The shop had the pleasure of building up an ENVE Melee for a customer recently and we were stoked to see the new MOG drop (FYI we can get both rolling chassis from ENVE if you’re interested in getting your own build going!). I (Luke) wanted to get some more info on the MOG and so hopped on over to an article by BikeRumor. I really dig that it can take up to a 50mm tire and I think that running bigger tires is better, especially when venturing off of paved roads. Another sweet feature is full integration of all cables so there’s nothing to snag while ripping on the rough stuff.
Mounts on the fork, mounts on the top tube… ENVE thought of a lot of little trick stuff for this one. Plus, “[t]he MOG comes with two custom neoprene tool bags that fit inside the downtube. Simply slide-to-release a cover plate under the downtube’s bottle cage, and you can slide both into the frame. They’ll fit snacks, tools, tubes, a windbreaker, or whatever else you want to hide in there.” Heck, the MOG can even take fenders. My quibble with a lotta contemporary framesets has been a lack of mounting points and is why I like certain kinds of steel frames with a lot of braze-ons.
Lastly, the frame takes T47 bottom brackets and some restrictions exist when running groupsets. “A removeable front derailleur hanger lets you run some 2x drivetrains… only Shimano mechanical 2x groups are compatible as the frame requires continuous cable housing (there’s no built-in cable stop on the frame). Any electronic 2x group works, but it needs the wider 47-47.5mm chainline of gravel groups like SRAM’s Force Wide or Shimano GRX…”
If that sounds interesting to you, hit us up and we’ll get a build going for you ASAP.
BikeRadar just had some hot goss: Shimano introduced a new entry-level groupset that got rid of Alivio, Acera, and Altus. So what does this mean exactly? All of the new bits take 11-speed chains and have wide cross compatibility. As per the article: “Unlike Shimano’s existing groupsets, the cable pull ratio [1:1], cassette cog spacing and chains are shared across all components – regardless of whether they are 9-, 10- or 11-speed, and where they sit in the product hierarchy.” Will over at Rivendell lamented the changes happening in Riv's newsletter from last week (namely the change in pull ratio from 1:2 and the change with hubs mentioned below).
There’s another change here that happened with the introduction of Cues that I feel sorta mixed about. Shimano is scrapping cup-and-cone in favor of bearings in its hubs. I currently run some Deore LX hubs that are cup and cone and they’re buttery smooth. They were pretty good when stock, but they’ve been even better since I overhauled them and packed them with new grease. My fear is that the new hubs with bearings will be of such low quality that the ride feel will kinda suck. Then again, I guess most people buying hubs from the Cues line might not care or notice all that much. Either way, I still think that “low-end” components should be of the highest quality while still meeting the desired price point. I enjoy riding as much as I do because I’ve been exposed to well-made bike components, irrespective of price. Why ruin the chances of people continuing to ride by shortchanging their experience?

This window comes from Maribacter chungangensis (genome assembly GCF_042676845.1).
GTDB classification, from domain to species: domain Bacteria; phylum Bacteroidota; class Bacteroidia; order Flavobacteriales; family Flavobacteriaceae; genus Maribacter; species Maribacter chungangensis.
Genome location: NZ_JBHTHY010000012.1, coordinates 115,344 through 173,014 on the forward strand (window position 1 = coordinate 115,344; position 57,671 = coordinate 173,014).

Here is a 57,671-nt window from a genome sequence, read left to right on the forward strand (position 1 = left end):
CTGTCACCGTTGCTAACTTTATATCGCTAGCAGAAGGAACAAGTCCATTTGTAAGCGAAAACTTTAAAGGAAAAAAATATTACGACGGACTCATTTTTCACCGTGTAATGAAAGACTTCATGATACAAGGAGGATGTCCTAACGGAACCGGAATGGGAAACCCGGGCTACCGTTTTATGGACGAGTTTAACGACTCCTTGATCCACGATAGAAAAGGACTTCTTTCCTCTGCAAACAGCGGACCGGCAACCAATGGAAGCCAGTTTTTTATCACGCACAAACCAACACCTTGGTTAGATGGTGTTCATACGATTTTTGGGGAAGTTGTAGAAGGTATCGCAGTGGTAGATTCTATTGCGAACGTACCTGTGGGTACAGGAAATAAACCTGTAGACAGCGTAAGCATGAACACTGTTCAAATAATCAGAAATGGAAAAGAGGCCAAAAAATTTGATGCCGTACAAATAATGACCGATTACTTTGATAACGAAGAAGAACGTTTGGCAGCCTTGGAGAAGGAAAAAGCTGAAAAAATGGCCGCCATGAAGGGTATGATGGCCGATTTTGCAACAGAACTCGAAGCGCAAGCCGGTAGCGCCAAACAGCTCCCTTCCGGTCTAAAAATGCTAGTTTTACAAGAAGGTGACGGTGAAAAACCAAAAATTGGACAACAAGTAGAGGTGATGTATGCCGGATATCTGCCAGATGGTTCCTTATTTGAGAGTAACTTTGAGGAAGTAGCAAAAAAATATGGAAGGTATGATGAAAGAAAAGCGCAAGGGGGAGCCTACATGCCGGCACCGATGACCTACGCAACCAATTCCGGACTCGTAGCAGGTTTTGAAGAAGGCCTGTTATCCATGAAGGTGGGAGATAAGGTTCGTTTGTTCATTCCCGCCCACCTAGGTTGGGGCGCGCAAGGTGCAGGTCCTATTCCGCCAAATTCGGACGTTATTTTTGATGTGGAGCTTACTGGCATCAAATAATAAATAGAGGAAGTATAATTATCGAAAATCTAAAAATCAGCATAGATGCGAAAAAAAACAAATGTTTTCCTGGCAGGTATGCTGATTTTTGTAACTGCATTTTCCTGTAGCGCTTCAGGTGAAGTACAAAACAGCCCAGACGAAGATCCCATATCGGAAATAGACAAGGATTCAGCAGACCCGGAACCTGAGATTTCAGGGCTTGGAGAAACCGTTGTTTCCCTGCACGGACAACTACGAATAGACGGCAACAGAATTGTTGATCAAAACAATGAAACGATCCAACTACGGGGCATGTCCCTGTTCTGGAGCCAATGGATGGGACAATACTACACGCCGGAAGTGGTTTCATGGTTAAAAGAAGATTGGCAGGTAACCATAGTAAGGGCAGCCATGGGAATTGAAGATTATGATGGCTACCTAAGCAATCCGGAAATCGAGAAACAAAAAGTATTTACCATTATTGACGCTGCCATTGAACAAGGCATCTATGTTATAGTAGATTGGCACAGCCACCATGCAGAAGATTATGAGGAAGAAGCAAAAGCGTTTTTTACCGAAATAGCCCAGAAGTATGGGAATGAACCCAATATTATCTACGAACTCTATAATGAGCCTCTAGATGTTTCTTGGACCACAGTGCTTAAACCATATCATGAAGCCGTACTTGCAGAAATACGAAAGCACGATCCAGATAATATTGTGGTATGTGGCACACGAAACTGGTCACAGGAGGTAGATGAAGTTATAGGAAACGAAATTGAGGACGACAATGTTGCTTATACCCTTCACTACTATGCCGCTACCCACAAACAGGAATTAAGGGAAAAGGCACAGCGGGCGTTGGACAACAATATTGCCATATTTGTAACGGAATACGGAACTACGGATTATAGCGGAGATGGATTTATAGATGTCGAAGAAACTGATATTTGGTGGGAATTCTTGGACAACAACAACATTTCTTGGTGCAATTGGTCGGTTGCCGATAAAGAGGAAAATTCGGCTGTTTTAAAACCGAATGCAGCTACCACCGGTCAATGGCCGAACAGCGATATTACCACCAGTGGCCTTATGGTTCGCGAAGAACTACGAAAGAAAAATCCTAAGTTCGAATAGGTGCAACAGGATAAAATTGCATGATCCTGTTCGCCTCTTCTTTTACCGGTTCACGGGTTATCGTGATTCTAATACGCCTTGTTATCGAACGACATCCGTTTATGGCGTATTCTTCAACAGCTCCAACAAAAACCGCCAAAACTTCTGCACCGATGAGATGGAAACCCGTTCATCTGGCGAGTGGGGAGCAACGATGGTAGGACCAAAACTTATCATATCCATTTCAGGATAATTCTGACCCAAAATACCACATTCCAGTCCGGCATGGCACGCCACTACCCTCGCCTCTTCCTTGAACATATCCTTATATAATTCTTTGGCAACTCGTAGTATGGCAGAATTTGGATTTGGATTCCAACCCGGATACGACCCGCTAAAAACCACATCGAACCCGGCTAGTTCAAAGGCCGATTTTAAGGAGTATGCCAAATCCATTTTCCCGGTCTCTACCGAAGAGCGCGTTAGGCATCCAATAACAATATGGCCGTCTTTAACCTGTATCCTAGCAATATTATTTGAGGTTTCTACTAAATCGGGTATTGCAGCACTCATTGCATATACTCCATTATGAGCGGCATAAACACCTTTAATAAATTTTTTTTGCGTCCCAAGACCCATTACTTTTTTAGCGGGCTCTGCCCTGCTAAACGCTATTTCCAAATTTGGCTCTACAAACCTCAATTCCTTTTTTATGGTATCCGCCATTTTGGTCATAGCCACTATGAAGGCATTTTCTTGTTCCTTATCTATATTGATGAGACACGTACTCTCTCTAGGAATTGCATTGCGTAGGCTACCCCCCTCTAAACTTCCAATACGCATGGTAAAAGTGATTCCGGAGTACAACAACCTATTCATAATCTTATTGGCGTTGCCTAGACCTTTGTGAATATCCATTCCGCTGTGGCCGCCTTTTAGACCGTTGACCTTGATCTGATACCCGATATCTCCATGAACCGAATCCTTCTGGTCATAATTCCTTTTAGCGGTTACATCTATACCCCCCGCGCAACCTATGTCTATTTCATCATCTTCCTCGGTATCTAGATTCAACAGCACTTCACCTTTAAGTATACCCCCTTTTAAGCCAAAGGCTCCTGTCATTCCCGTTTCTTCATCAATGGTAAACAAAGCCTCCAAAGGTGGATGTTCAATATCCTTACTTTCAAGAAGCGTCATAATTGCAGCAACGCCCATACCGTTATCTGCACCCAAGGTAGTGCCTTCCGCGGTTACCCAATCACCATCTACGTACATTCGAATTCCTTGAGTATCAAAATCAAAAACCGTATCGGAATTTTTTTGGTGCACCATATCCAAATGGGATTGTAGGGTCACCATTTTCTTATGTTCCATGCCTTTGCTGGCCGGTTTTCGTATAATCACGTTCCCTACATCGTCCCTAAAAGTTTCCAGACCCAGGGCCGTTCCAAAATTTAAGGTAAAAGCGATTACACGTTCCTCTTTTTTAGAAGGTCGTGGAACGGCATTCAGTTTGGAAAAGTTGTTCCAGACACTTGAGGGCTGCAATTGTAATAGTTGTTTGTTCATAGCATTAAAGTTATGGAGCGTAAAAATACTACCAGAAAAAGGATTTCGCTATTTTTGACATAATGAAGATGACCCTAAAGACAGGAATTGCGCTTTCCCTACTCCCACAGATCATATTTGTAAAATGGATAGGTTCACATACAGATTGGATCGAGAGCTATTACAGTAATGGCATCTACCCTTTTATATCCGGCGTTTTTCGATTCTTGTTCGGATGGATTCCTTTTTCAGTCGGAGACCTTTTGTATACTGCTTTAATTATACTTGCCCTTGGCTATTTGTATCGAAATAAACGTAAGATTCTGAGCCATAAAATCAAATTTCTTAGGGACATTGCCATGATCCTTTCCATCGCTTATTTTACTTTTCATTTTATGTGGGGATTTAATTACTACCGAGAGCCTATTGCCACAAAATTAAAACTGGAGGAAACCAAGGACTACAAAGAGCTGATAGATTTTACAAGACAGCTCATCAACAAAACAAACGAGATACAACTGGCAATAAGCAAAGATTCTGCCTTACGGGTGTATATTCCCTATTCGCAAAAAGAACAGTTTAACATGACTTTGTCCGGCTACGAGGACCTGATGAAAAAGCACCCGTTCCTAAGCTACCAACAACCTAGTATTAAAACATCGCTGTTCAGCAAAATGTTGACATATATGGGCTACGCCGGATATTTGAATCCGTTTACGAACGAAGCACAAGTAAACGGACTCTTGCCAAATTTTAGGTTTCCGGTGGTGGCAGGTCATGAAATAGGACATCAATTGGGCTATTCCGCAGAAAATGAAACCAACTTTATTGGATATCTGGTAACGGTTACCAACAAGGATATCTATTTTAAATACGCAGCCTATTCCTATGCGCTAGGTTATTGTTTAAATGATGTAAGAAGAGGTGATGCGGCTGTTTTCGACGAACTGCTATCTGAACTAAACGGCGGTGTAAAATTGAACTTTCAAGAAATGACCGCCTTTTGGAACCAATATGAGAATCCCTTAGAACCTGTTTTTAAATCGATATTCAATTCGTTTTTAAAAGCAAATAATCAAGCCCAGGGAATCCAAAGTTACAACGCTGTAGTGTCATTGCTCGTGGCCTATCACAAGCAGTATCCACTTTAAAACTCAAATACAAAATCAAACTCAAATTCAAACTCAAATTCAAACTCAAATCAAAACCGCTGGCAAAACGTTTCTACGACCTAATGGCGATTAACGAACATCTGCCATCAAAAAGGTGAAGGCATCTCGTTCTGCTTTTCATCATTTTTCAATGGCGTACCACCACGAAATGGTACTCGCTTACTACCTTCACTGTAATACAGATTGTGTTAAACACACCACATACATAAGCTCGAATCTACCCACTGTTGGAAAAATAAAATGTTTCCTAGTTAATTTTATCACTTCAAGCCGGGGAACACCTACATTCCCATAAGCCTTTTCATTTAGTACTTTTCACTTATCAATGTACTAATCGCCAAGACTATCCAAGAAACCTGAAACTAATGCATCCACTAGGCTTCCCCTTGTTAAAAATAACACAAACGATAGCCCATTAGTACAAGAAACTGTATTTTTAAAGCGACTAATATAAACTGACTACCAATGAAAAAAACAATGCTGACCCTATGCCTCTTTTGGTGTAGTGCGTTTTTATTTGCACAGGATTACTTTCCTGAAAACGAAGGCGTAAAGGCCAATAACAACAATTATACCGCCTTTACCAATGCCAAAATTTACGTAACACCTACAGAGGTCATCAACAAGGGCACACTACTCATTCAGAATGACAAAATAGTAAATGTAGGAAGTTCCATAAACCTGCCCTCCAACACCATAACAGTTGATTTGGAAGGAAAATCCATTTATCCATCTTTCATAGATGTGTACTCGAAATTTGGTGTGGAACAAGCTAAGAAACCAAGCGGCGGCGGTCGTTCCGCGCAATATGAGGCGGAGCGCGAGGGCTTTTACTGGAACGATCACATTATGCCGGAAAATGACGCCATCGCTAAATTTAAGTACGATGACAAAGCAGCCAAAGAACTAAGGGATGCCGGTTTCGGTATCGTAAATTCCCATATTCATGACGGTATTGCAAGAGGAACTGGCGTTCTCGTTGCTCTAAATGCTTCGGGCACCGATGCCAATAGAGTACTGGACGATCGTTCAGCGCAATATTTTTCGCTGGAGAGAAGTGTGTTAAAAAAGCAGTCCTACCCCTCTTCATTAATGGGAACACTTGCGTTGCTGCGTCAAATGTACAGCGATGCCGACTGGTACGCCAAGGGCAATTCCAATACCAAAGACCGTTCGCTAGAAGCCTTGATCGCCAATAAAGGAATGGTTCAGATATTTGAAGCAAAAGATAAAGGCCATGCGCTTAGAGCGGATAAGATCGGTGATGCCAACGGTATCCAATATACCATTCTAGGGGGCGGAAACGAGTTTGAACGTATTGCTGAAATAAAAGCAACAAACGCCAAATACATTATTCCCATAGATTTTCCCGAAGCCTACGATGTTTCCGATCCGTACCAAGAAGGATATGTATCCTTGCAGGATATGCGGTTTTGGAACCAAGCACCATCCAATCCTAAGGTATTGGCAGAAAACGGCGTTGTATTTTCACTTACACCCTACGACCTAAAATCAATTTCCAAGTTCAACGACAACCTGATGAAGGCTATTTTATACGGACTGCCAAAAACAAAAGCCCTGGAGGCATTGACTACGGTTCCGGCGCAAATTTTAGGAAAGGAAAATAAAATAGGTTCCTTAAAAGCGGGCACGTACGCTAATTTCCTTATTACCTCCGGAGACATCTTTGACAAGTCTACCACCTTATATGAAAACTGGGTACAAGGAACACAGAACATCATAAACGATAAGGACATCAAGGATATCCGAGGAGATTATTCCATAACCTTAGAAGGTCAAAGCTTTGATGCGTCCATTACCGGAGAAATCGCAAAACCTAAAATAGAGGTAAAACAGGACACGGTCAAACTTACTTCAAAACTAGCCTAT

In the end, I wonder what Cues means for cycling components in the sub-105 range.
I sorta built up my Rivendell as at 80s ATB, right down to the Suntour XCii pedals from the early 80s. Years of use and weather exposure has left them in somewhat rough shape plus the platform isn’t quite wide or long enough for me. I can totally get traction in the Vans that I wear everyday, but I wouldn’t mind just a little more to rest my feet on as I ride trails in Golden Gate Park, Sutro, and in the Headlands. Plus, I have 15 ½ shoes so it’d be nice to have pedals with enough platform for my clown shoes for once.
I had seen the Monarch pedals from MKS which are essentially upgraded Grip Kings or, as Riv puts it, “[they are] squarer than the King, and flatter top to bottom. It comes with eight set screws per side; King had zero.” I had been tempted, but I still wanted a bit more platform and I felt that these were still short of what I needed. That’s when Jim over at Merry Sales and Grant of Riv began chatting about making some platform extenders. MKS wouldn’t do it so Jim leveraged his years of know-how with another manufacturer and had the extenders made to his/Grant’s spec.
Once I saw these, I immediately got some. It’s been night and day to have such a generous platform and it’s super confidence inspiring even in the wet (I try to ride even when it’s monsooning lol). I really like the build quality on these puppies and actually prefer the cup-and-cone construction on them over sealed bearings. I’ve found that cup-and-cone can get smoother over time instead of crapping out like some lesser sealed bearings. My XCii pedals are cup-and-cone and spppiiinnnnn and they’re about 40 years old.
I don’t do the clip in thing although I used to do that. I kinda like rolling around in gear I can wear all the time that isn’t all that specialized. For those who feel the same or have a commuter in the quiver, these bad boys might be ideal. I snagged the pedals and extenders from Soma Fabrications, but I know that there are other places that stock them, too.
Until next time,
P.S.: All of our old newsletters are now on our site as blog posts here.